A controversially amended bill is in passage through the Italian Senate that critics fear will enable premier Silvio Berlusconi to further wrap the tentacles of his influence around the nation’s media.

The legislation, if enacted, would allow Mediaset TV group – in which the premier has a 48.6% stake – to retain all three of its channels, substantially enhance its ad revenues and also bulldoze its way into the newspaper market. So vehement and widespread is opposition to the bill than over four thousand amendments have been tabled.

Even before enactment of the bill, Berlusconi’s dominant shareholding in Mediaset and his ability to call the shots on state-owned broadcaster RAI, gives him influence over 90% of Italy’s TV output. A situation that raises acute concern, not only to political opponents, but also proponents of democracy.

Those who believe his authority over Italian TV is greatly exaggerated were confounded last week, when the premier’s injudicious outburst at the European Parliament (and the consequent outrage it caused) attracted lead-story TV coverage across the globe. Except on Italian TV where it went unreported on Mediaset channels, and even on the main evening bulletin of the supposedly independent RAI.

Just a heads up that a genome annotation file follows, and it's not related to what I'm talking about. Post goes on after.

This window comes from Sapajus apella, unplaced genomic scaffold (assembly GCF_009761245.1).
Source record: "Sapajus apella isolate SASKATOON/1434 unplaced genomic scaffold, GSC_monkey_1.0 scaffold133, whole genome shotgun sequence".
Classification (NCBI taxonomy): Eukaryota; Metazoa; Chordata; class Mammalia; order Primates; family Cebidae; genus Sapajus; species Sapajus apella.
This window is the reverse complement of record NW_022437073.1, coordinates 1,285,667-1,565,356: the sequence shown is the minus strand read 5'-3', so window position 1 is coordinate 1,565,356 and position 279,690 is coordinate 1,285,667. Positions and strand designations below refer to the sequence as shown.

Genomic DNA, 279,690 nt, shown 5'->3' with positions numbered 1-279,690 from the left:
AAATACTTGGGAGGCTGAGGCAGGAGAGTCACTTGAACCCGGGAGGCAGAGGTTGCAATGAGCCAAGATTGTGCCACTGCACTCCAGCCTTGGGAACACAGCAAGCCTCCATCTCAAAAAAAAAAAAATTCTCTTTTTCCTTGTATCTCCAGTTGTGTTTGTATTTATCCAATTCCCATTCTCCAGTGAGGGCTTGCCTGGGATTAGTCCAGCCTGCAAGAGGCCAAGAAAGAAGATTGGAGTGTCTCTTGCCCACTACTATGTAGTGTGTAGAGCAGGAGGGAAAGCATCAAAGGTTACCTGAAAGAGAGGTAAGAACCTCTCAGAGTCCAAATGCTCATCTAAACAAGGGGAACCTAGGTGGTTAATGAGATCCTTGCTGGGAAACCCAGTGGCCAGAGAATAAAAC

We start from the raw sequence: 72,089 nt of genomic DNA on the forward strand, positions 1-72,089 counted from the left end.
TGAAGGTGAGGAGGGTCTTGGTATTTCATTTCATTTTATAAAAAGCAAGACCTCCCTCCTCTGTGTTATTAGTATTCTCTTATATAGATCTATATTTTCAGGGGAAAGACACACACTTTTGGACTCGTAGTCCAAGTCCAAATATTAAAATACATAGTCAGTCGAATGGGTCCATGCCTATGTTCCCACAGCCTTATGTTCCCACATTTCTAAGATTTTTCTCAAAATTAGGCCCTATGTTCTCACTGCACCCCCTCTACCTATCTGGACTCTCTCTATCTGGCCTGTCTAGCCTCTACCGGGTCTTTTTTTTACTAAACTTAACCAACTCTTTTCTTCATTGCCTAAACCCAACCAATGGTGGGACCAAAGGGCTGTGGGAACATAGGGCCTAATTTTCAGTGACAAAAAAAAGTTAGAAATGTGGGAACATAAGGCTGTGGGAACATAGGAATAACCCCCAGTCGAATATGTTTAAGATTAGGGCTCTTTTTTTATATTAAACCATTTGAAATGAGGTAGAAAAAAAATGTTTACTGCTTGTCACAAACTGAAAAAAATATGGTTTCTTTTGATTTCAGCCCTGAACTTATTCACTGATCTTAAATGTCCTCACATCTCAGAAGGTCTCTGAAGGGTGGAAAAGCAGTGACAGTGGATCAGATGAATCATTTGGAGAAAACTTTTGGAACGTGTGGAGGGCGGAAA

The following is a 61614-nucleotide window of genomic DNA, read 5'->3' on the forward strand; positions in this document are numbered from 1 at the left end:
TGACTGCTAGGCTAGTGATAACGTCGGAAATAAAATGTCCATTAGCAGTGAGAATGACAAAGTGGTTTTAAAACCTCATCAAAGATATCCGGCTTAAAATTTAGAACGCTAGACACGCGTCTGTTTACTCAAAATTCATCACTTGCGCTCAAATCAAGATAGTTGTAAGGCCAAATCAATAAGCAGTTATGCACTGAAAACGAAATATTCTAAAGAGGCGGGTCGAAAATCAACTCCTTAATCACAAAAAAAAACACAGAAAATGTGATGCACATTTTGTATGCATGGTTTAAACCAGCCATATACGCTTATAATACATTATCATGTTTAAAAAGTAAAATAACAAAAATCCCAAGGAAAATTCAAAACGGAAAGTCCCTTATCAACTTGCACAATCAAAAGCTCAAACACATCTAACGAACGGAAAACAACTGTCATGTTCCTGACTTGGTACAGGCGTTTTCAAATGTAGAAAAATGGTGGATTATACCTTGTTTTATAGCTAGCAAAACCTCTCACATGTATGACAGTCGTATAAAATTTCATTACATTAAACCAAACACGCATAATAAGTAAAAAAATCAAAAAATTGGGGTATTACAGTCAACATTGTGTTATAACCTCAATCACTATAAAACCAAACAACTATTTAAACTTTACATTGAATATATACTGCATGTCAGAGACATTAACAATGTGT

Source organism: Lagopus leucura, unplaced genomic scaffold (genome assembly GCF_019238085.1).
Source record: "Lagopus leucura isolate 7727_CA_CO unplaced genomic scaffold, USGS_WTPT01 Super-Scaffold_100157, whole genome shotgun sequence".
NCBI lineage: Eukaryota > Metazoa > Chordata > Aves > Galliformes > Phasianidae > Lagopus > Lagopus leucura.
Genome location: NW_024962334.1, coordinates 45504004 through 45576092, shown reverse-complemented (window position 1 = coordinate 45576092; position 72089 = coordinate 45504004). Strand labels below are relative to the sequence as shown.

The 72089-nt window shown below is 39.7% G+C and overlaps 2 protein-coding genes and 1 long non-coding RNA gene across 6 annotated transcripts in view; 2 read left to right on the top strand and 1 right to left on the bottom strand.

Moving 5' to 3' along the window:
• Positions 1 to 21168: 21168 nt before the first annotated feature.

The latest controversy has temporarily overshadowed opposition protests over a vote last week that excised from the communications bill a clause limiting any one owner to two terrestrial television channels. Opposed by communications minister, Maurizio Gasparri, the offending clause would have given legal force to a recent decision by Italy’s highest court that Mediaset must sell its Retequattro channel.

The 90% concentration of power in Italy’s TV market is such that the national monopolies commission last month deemed it the highest of any European Union nation. The two largest television companies in France have a market share of only 74%; in Germany this is 66% and in Britain 65%.

Data sourced from: MediaGuardian.co.uk; additional content by WARC staff